This story begins in London and Devon in 1845. Gwen is employed by Lord Beecham in the London law firm that handles legal matter for the Edward, Duke of Sowrith. She mistakenly mixes a personal letter in with correspondence to Edward.
Thus begins the writing friendship of Gwen and Edward. The letters flow back and forth for over a year. In these letters each show their fears. Edward reveals he is physically scarred and for this reason he rarely leaves Devon , where is he accepted. Gwen reveals her fear for the health and well- being of her parents and how she longs for home.
Author Cassandra Deans descriptions were so vivid I could easily see the scene described; whether it was the tors and moors described by Edward or setting the scene of reading Gwen’s and Edward’s letters.
Edward demands Lord Beecham and his scribe Gwen come to Devon immediately, after Gwen wrote of an incident occurring at the firm. Edward and Gwen would finally meet. Ms. Dean portrays a man terribly disfigured by an accident in childhood. He hides away in the moors where he is accepted, alone except for servants. Gwen is forced to fit the Victorian mold of womanhood. Forced to stifle her love of the law because she is a woman in a man’s world. Edward and Gwen are needy people who find each other.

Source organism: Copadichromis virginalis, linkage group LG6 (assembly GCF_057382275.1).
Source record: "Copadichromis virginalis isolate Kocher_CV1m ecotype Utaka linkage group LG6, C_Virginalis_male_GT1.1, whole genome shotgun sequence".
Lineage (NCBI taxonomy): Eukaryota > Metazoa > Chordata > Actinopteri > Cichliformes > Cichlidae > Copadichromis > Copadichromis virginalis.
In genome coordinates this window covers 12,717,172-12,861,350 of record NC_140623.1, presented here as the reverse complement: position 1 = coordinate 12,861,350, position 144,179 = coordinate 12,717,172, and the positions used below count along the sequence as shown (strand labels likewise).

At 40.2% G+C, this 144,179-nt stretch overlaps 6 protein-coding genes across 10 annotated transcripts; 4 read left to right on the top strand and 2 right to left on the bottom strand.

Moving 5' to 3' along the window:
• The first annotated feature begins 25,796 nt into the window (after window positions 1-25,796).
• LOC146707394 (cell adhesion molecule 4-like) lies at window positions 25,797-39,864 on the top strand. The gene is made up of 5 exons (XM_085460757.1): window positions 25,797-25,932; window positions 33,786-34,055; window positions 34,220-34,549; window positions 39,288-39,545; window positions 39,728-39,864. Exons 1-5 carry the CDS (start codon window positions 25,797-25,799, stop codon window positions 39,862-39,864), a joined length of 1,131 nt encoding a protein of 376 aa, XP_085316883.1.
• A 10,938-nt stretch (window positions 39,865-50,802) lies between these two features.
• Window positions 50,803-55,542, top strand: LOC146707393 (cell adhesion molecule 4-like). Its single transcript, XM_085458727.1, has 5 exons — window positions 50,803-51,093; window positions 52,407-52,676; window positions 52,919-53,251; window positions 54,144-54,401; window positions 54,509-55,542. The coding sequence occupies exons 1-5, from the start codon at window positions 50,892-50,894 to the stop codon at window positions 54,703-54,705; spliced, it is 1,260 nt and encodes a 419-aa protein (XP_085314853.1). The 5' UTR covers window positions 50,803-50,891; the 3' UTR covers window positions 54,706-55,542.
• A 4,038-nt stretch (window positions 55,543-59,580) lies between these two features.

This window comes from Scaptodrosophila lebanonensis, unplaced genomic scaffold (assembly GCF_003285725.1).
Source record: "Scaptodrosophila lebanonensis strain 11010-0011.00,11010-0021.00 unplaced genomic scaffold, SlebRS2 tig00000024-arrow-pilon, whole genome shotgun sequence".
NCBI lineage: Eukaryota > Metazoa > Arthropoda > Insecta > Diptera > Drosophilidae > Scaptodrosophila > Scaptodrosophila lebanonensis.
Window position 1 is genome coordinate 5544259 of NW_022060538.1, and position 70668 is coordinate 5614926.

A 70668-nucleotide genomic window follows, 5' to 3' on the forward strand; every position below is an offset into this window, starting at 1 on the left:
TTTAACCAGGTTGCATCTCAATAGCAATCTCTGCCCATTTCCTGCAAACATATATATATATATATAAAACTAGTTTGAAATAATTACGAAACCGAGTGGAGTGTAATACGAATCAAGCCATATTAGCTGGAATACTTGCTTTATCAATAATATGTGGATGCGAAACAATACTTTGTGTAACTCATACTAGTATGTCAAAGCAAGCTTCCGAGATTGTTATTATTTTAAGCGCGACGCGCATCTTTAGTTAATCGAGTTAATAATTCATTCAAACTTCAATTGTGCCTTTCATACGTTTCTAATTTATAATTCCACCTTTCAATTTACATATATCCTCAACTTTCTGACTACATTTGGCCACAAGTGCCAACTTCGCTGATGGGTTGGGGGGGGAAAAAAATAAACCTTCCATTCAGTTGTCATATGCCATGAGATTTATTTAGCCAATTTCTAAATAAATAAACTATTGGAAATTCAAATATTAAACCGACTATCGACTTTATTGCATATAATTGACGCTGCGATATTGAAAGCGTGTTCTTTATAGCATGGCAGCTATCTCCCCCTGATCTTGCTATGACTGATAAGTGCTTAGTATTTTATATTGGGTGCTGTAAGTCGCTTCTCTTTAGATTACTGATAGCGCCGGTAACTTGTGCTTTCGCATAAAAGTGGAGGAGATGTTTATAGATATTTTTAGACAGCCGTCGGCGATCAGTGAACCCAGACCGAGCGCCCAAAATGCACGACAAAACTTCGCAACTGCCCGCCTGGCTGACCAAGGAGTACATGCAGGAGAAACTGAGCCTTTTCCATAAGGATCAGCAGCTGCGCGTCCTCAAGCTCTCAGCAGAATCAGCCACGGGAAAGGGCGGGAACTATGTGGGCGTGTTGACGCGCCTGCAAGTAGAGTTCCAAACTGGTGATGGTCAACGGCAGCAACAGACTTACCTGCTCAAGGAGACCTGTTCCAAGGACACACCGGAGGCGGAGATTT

He a peer of the realm and she a commoner. Edward can free Gwen from the stiffing standards of Victorian England and Gwen can free Edward from his insecurities of his injuries and his solitude, with her love and acceptance. Cassandra Dean did a wonderful job portraying Gwen and Edwards vulnerabilities and insecurities.
I enjoyed this book, the emotion, the Victorian standards, the peer and the commoner, the injured hero, the vivid descriptions; all joined to make an entertaining book.
The story has one love scene, tastefully done and not explicit. I would highly recommend this book to any one that enjoys regency romances.
I received this book in return for an honest book review.
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